Monday, October 23, 2006

Gew. 71 Vetterli: A 19th Century assault rifle.

The year is 1869. The U.S. military is pondering the cheapest way to convert its overstock of muzzleloading Springfields to single shot breechloaders, and the British are doing likewise with their large supply of P1853 Enfields. For countries whose only real zones of conflict are scattered brushfire wars against primitively-armed opponents, this is a cost-effective move. Continental European armies, however, are driven by a more serious imperative: The Prussians. For twenty years now, the Prussian soldier has been issued a veritable wonder-weapon: a single-shot breechloading bolt-action rifle, the Dreyse "Needle Gun", and has demonstrated its effectiveness against both the Danes and the Austrians. The French, ever anxious of their arch foes across the Rhine, have responded by fielding a similar arm; the Mle. 1866 Chassepot. Both of these rifles used primitive, combustible cases that were vulnerable to damp and mishandling, but the ability to fire from prone or kneeling and still reload rapidly that they granted their users was a large leap forward over the awkward frontstuffers of the day.

Rightly paranoid of the saber-rattling powers on their northern border, and ever-jealous of their independence and neutrality, the tiny nation of Switzerland responded with a weapon that, compared to other standard infantry arms of its time, was pure science fiction: The Gew. 1869 Vetterli.

ABOVE: Gew. 71 Vetterli. Photo by Oleg Volk.

While the Prussians and French had to worry about gasses blowing back into their face from badly-sealed breeches, and fumble with loose rounds after every shot, the Swiss rifleman had a 12-shot breechloading turnbolt that used self-contained metallic cartridges. The 10.4x38R rimfire cartridge was no great shakes ballistically, lobbing a 334gr bullet at a leisurely 1345fps, but magazine capacity can cover a multitude of sins, especially in the hands of of an experienced rifleman, a commodity that the Swiss have never lacked.

ABOVE: 10.43x38R, flanked by 7.62x51 NATO and 5.56x45 NATO.

The mechanism of the Vetterli was simplicity itself, being drawn from the 1866 Winchester; the bolt operated a bellcrank that knocked the cartridge lifter up and down. The bolt cocked itself on opening, and dual firing pins helped mitigate the occasional priming deficiencies of the rimfire cartridge.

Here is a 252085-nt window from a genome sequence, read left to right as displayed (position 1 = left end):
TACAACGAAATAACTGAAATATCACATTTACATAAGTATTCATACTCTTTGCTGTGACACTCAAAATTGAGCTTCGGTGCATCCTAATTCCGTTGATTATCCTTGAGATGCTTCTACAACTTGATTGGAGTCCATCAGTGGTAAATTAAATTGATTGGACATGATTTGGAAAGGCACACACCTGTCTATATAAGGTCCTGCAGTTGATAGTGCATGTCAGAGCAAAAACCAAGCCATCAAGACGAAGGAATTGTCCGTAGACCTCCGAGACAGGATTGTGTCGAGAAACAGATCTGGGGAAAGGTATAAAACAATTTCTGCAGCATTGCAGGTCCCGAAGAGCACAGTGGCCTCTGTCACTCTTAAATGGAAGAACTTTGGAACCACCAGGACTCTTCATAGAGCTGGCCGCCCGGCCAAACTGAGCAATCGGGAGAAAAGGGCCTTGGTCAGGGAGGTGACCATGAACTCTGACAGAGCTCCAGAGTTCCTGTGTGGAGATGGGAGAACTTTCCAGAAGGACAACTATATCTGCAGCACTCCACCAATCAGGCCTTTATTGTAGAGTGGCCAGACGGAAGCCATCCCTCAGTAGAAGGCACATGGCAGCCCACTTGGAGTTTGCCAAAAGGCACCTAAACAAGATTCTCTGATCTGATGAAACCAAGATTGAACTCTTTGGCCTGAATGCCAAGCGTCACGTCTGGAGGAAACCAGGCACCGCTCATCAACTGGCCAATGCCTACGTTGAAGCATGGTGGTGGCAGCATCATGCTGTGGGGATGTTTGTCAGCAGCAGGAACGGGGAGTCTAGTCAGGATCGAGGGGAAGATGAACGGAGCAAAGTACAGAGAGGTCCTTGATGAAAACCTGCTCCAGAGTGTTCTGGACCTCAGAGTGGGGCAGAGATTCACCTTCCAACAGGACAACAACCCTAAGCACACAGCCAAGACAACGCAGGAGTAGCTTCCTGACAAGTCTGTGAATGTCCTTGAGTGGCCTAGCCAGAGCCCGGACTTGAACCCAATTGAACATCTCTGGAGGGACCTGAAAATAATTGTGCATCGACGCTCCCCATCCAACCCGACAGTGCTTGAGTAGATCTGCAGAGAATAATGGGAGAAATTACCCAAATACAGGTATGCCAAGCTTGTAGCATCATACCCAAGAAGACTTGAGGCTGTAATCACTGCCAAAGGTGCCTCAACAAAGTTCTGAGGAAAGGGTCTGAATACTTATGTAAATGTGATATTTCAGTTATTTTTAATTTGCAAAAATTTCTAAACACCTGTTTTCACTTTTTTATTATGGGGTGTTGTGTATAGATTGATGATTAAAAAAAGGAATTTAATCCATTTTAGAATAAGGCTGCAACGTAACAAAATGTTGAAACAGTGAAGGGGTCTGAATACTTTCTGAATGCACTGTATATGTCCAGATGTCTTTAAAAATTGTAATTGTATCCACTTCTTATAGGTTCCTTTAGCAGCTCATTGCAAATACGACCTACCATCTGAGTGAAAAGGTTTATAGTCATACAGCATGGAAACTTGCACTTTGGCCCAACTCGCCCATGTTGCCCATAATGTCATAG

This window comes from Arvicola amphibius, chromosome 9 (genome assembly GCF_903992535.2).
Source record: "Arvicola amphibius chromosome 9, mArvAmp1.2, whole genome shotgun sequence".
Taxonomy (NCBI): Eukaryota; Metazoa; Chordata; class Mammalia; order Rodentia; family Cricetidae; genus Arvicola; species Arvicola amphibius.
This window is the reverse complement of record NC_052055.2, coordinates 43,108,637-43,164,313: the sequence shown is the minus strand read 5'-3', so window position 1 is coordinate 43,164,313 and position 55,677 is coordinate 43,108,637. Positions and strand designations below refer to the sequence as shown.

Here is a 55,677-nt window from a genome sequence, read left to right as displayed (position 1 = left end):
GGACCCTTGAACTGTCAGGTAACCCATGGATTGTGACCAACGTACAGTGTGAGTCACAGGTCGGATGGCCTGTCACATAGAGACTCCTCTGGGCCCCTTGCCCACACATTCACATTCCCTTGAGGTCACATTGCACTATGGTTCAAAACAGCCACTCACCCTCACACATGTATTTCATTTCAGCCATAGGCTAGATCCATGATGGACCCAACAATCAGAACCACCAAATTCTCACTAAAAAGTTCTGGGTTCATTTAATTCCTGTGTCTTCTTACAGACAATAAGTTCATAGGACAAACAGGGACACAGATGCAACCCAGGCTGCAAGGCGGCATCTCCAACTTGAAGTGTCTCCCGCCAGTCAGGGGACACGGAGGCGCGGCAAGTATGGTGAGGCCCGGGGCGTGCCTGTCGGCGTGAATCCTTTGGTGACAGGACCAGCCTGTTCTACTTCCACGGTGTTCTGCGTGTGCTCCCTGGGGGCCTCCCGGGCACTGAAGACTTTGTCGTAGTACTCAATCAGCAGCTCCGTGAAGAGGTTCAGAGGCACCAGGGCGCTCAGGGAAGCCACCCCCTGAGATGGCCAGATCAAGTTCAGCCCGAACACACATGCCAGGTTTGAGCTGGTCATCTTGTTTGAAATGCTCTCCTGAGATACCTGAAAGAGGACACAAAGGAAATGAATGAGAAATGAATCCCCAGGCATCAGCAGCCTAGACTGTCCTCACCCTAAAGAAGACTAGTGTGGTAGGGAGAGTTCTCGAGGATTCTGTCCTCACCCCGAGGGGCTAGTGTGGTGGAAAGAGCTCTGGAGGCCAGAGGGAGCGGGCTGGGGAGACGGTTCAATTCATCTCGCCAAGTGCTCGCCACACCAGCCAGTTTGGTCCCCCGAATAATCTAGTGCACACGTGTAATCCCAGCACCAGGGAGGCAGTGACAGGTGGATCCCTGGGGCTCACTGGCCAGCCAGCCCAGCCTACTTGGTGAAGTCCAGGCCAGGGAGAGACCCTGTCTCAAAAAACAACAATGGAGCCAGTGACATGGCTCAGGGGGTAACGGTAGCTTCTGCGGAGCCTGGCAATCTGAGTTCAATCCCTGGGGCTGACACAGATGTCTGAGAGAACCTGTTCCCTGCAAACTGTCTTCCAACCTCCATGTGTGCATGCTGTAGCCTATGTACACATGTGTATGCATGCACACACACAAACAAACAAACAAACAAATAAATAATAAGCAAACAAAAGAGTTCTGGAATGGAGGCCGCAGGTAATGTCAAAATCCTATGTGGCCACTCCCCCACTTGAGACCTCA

ABOVE: Gew. 71 Vetterli action detail. Photo by Oleg Volk.

Never tested in battle, and superceded in only 14 years by the excellent Schmidt-Rubin series of rifles, the Vetterli often draws fire for its anemic cartridge and rear locking lugs, but compared to every other service rifle of the day, the fact remains that the Swiss were issuing the future while everyone else was still fumbling in the past.


Anonymous said...

And most attractive too.

Anonymous said...

Do you know of any place to find new production, or reproduction ammo for this needle point rifle. I have a friend who had one fall into his lap. We would like to fire it if possible.

Anonymous said...

I believe the typical practice for people who want to fire these old rifles is to convert them to centerfire and handload the ammo.

rafter said...

I have one of these rifles. i do not wish to sell it, but i was wondering if someone would know an approxamate value for it. I could take pics if it would help, no.s match on rifle. tnks

Anonymous said...

My great-grandfather used one of these in The Easter Rebellion of 1916 and even in the Irish Revolution in 1919. He switched quite quickly (he had fought for both the British and the Americans in WWI and preferred the M1917 Enfield) but he said he always had a soft spot for the Vetterli and he used it with deadly results. It was given to me by my dad several years ago and hangs proudly on my wall. What a beautiful rifle.

Anonymous said...

I have had a rifle just like the Gew.71 Vertilli for many years. It was given to me about 40 years ago. I just decided to see if it had any value. It is in working order, but not highly polished, has not been used in all the time I have had it. Looking at your photos I see that I have a ram rod attached just forward of the sling attachment, otherwise identical to your photo.

Anyone interested in evaluating mine and maybe purchasing it??